“a Representative Of America”

Vain, snobbish, distinctly upper-class in his libertine social habits, Gouverneur Morris nevertheless saw himself justifiably as

Of all the remarkable men who forgathered in Philadelphia in the spring of 1787 to revise the Articles of Confederation, and perhaps to do even more, Gouverneur Morris was certainly the most talkative. Between May and September, when the delegates adjourned, he made a hundred and seventy-three speeches—twelve more than Madison, his nearest competitor.Read more »

Cathcart’s Travels

After the American sailor's ship was captured, he was held a slave in Algeria for 15 years

1. Cathcart sails for Spain. Some account of his puerile adventures in the Revolution. He is captured by pirates, hauled to Algiers, and set to work for the dey. Rich garments and poor food. He suffers humiliations and is thrice subjected to the bastinado. Read more »


The brilliant Polish engineer who made possible the victory at Saratoga was a fighter for freedom in both America and his homeland

A large crowd was on the wharf as the Adriana arrived in Philadelphia from England on the evening of August 18, 1797. Aboard was a distinguished passenger whose name few Americans could pronounce but whose noble reputation was well known. He was Thaddeus Kosciusko (pronounced kôsh-chōōsh’kō), the illustrious veteran of the American and the Polish revolutions.Read more »

The Cantankerous Mr. Maclay

William Maclay, elected by the Pennsylvania Legislature to the Senate of the United States, left his farm near Harrisburg early in March, 1789, and journeyed to New York to attend the first session of the First Congress. He took board and lodging for two dollars a week at a Mr. Vandolsom’s near the Bear Market, and for the next month he waited for the two houses to form a quorum, meeting informally each morning with other members at Federal Hall on Wall Street.Read more »

As Well As The Art Of Diplomacy, There Are Also The Arts Of Diplomacy

On any list of events that have altered the course of history the opening of Japan to foreign trade in 1854 must surely rank high. While the United States was pushing its boundaries westward to the Pacific and reaching the early stages of industrialization, Japan lay cradled in the tight shell of its own seventeenth century. Under an absolute ban on intercourse with the rest of the world imposed in 1638, Japanese citizens could not leave the islands, and foreigners could not enter them.Read more »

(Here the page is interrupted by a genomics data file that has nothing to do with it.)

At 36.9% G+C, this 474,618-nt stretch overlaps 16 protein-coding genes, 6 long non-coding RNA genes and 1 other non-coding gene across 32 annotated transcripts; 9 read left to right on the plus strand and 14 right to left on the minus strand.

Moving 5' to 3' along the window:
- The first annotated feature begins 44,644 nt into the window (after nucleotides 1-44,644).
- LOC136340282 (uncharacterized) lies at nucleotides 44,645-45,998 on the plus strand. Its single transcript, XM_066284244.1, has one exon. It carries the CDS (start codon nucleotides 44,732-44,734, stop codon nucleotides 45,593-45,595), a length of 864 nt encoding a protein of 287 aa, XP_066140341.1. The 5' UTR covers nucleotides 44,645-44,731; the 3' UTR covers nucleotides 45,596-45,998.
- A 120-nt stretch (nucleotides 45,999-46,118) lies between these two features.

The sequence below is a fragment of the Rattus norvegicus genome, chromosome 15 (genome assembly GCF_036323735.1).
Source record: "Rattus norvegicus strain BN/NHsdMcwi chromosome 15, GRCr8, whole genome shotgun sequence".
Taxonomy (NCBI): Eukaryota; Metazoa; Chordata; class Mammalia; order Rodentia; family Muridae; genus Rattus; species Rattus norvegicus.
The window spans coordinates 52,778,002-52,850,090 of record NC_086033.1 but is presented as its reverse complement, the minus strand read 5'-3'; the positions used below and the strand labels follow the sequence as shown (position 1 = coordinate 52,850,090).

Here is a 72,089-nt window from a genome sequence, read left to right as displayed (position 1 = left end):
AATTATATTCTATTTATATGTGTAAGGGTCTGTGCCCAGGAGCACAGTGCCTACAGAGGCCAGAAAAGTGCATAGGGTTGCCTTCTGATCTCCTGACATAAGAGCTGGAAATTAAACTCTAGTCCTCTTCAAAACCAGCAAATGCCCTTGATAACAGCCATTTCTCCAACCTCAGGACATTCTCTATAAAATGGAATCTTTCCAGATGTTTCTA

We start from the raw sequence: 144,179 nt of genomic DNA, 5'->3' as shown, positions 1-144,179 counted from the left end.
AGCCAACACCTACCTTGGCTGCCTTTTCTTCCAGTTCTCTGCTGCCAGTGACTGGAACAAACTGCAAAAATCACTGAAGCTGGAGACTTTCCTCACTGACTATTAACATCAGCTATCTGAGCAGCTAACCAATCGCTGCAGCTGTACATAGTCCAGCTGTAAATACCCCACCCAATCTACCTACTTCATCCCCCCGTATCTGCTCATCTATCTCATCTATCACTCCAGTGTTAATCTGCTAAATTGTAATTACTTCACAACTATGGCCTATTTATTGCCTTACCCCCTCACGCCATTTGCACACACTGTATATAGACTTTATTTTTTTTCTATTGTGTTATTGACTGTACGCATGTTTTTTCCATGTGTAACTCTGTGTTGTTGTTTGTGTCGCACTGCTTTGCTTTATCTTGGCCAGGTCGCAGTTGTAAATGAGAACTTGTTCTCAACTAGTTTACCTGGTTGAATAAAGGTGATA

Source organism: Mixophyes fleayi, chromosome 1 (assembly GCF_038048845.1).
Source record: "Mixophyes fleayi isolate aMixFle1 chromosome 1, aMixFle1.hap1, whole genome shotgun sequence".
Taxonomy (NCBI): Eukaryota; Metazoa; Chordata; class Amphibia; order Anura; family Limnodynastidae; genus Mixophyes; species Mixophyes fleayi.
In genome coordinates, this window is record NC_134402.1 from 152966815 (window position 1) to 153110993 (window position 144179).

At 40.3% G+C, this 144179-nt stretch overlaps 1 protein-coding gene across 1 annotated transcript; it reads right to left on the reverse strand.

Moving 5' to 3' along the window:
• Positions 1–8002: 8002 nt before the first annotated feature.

Vanishing Heritage

A careless America has lost or ignored most of its priceless collection of patent models. Sometimes exquisite,sometimes little more than toys, those that remain display in the inventors’ own handiwork the history of our technology

The engaging artifacts on the preceding page are, for all their quiet simplicity, survivors of an extraordinarily harrowing career. More important, they are part of a national treasure that is now threatened and dwindling almost daily. They are patent models, and each of them is a small monument to the native genius for invention that has put its stamp on all our national development. Read more »

A Dearth Of Heroes

In America the status of hero—durable, full-fledged hero—has been awarded to few men. The subtle, complex factors that have led us to be so selective were brilliantly described three decades ago m a book, The Hero in America , by historian Dixon Weder. For a reissue of this book, which will be published later this month by Charles Scribner’s Sons, novelist and poet Robert Penn Warren has written an introduction examining Mr. Wecter’s categories for glorification and speculating about who today—in this present age.Read more »

The Great Jefferson Taboo

A seasoned scholar examines in detail evidence that the widowed Thomas Jefferson took as his mistress Sally Hemings, the beautiful quadroon half sister of his late wife

Did Thomas Jefferson, widowed at thirty-nine, take as a mistress Sally Hemings, the beautiful quadroon half sister of his late wife? This careful study of the known facts and of the long, bitter argument on the subject is the work of a seasoned scholar. Fawn Brodie, professor of history at the University of California at Los Angeles, has published widely acclaimed biographies of Joseph Smith, Thaddeus Stevens, and Sir Richard Burton. The material she presents here is the basis, in part, of a forthcoming longer study.Read more »

Science, Learning, And The Claims Of Nationalism

We have come a long way from the philosophy of the Enlightenment...a shift that represents a retreat rather than an advance, argues the noted historian.

We think of our own time as an Age of Enlightenment, but it flouts and even repudiates two essential principles of the Enlightenment: first the priority of the claims of science and culture over those of politics, and second the cosmopolitan and even universal nature of science and culture. Read more »